25. Make sure it’s a good friend, a unique friend, an infuriating and difficult and creative and challenging and altogether irreplaceable friend. Make sure she was doing so well the last time you talked to her. Don’t forget to immediately regret how long ago that was.

26. Be numb. See friends. Gather close. Huddle. Pretend to light a candle. Want to take a bath, though you haven’t taken one in years. Dream that it’s a dream. Wake up on your couch. Drink, rinse, repeat. Eat food. Eat a lot of food. Spend money. Take one walk to the river or lake or ocean or whatever bit of water is nearby and look at it and wonder how old the water is, wonder how many times it’s just lapped up there while someone stood looking at it, thinking about time.

27. Forget you were ever worried about your stupid face that you fell on.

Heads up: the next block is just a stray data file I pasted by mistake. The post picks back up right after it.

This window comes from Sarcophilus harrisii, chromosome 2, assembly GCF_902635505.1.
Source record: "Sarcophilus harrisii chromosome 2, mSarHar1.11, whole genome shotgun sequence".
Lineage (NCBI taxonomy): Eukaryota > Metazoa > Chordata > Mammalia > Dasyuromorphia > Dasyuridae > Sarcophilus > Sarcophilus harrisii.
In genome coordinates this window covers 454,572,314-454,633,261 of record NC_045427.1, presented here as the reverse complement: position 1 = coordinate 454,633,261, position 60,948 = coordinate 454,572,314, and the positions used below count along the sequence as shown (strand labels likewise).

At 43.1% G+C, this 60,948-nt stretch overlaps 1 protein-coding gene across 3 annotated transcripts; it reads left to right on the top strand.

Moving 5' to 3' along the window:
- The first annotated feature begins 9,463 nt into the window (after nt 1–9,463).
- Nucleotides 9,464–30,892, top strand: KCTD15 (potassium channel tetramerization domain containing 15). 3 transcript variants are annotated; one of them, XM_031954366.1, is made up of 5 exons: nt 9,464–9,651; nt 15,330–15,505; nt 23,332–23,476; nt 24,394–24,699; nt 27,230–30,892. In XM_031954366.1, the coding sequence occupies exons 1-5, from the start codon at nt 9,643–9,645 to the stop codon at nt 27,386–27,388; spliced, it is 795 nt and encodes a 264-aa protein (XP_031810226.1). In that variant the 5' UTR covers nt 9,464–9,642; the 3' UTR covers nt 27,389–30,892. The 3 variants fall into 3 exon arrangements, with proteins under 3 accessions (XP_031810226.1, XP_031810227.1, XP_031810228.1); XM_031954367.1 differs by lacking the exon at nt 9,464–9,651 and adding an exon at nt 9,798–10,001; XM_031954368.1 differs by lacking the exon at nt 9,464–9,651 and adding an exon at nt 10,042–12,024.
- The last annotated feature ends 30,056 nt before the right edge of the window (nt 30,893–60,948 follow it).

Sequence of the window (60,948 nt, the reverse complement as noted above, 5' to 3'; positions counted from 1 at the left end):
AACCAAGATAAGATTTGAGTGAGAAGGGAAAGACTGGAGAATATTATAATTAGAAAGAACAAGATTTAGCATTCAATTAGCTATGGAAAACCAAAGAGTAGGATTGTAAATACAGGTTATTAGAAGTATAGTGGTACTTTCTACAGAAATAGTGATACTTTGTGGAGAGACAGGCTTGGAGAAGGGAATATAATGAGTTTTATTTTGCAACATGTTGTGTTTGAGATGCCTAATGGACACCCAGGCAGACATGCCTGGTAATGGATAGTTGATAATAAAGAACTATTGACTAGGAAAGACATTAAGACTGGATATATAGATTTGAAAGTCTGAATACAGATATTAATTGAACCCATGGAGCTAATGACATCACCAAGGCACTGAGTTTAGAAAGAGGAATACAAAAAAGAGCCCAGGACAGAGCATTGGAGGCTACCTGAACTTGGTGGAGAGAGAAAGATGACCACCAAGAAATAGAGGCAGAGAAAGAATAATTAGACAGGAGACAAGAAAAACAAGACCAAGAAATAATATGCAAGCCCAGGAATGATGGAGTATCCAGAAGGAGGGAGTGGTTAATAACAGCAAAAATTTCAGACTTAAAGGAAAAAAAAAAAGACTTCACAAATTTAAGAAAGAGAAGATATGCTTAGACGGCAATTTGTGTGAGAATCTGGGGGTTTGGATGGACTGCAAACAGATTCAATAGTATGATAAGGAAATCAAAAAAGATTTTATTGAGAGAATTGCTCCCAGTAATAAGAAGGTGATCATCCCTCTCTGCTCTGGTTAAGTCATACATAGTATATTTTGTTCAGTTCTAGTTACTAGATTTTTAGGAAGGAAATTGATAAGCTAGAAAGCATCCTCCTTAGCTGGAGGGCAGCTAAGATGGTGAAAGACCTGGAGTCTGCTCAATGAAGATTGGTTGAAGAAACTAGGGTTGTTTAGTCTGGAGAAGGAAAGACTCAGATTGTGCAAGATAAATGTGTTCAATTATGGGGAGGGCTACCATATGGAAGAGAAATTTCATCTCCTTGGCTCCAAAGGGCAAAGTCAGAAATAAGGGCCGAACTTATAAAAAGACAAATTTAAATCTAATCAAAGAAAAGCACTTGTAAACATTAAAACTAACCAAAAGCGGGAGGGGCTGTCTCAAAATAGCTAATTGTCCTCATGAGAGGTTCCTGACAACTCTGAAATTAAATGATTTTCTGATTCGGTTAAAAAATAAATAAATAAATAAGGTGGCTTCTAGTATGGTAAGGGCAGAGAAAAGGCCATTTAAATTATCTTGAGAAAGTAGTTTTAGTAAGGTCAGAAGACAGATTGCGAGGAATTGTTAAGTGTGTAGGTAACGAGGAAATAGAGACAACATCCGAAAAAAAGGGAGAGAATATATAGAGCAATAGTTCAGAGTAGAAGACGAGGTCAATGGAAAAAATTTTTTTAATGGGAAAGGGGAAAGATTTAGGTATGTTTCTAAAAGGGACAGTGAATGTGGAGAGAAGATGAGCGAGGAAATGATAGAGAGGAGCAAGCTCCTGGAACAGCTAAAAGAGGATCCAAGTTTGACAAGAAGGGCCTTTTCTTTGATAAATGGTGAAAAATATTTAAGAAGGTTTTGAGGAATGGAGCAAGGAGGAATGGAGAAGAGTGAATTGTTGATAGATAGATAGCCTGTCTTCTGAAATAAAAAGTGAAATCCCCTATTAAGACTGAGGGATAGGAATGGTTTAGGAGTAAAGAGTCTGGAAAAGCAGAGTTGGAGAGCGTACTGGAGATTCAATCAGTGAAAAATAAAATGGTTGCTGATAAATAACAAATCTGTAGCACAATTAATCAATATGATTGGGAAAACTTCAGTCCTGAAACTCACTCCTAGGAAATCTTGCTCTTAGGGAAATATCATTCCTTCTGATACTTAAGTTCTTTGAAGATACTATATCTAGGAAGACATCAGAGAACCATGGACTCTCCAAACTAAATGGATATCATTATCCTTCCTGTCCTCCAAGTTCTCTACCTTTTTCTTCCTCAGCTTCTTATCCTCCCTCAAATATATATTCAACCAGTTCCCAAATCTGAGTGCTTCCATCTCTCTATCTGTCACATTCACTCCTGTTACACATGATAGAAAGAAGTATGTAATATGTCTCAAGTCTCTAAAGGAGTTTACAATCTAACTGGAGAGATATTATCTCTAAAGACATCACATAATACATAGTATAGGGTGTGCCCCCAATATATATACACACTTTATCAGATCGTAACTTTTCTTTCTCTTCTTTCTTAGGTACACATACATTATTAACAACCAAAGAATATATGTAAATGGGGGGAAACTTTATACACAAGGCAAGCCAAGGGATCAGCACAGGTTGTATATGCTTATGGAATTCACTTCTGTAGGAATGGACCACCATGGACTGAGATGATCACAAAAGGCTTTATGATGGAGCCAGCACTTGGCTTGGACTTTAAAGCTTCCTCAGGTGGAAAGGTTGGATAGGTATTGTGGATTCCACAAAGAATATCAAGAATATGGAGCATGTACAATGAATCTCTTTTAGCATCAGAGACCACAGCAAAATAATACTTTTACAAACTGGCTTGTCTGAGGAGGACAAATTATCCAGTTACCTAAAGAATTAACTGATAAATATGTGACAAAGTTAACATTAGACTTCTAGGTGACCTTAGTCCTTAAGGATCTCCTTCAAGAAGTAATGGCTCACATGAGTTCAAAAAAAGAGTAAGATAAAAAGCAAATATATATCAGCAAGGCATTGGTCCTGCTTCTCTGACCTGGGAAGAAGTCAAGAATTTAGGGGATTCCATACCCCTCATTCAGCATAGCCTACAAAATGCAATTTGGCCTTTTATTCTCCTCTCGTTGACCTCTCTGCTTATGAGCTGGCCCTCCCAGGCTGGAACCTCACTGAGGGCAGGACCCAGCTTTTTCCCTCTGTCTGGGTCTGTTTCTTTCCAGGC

28. Drive north to a funeral. Rent a car in the city and make a road trip of it, you and your friends. Try to forget what it is that you’re driving toward. Fiddle with the radio as stations go in and out, sing along to old songs that you remember, sing along to new songs you will now never forget.

29. Make sure it snows. Make sure it snows so that, though you’d like everything around you to be flat and easy and smooth, a sea of calm asphalt, everything instead is slow and skidding and lurching and cold and hard. Realize the obvious sad metaphor. Chuckle grimly at it. Drink in your hotel room. Try to forget why you’re in a hotel room.